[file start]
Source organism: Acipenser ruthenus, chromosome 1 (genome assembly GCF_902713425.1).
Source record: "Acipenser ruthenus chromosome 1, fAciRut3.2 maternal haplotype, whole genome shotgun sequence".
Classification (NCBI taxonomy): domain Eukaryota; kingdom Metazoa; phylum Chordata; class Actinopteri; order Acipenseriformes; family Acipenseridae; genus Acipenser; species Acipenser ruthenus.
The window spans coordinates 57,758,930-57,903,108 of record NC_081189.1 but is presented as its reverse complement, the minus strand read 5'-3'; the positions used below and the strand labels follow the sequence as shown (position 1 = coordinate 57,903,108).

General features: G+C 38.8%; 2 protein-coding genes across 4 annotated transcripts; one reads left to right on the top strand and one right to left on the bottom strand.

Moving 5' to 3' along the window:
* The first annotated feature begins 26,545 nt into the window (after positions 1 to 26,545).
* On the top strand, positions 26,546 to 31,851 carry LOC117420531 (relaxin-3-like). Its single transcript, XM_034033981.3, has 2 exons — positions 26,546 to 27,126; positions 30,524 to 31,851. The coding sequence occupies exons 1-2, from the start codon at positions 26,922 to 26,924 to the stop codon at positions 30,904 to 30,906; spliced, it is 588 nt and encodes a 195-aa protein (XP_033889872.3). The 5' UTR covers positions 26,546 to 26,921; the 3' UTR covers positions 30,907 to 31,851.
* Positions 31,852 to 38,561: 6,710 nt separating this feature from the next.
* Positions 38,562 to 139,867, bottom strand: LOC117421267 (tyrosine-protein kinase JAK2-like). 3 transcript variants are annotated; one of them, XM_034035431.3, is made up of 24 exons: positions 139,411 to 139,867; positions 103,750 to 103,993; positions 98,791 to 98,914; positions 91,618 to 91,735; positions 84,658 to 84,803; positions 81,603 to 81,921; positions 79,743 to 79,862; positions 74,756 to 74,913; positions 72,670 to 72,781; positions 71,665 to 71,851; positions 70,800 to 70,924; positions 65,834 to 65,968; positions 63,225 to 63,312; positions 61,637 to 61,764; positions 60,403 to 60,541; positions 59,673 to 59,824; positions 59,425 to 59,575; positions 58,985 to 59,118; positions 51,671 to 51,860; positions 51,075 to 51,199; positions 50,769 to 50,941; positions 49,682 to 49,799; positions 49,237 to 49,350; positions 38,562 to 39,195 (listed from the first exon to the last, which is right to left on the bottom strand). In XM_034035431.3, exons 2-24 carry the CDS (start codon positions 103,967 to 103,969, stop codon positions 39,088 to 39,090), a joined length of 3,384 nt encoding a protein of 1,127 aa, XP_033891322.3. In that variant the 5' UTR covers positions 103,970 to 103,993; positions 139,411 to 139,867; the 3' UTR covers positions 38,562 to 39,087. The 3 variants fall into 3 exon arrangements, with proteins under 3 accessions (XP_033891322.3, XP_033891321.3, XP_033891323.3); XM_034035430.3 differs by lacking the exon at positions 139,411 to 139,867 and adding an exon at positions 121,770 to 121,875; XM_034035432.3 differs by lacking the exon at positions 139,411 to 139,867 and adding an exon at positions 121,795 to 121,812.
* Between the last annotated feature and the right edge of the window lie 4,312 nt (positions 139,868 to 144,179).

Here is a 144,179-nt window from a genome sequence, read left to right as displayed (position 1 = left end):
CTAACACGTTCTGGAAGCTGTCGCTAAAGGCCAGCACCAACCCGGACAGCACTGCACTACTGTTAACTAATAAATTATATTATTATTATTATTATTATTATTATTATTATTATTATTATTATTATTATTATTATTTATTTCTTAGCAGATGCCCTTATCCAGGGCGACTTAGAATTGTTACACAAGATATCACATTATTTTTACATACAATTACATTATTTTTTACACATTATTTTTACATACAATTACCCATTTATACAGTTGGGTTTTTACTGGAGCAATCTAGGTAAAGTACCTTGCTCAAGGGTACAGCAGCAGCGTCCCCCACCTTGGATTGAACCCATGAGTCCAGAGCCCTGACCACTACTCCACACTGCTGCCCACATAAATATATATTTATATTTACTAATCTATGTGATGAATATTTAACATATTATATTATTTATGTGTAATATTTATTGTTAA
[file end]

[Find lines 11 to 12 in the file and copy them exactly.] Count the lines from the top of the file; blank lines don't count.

* Between the last annotated feature and the right edge of the window lie 4,312 nt (positions 139,868 to 144,179).

Here is a 144,179-nt window from a genome sequence, read left to right as displayed (position 1 = left end):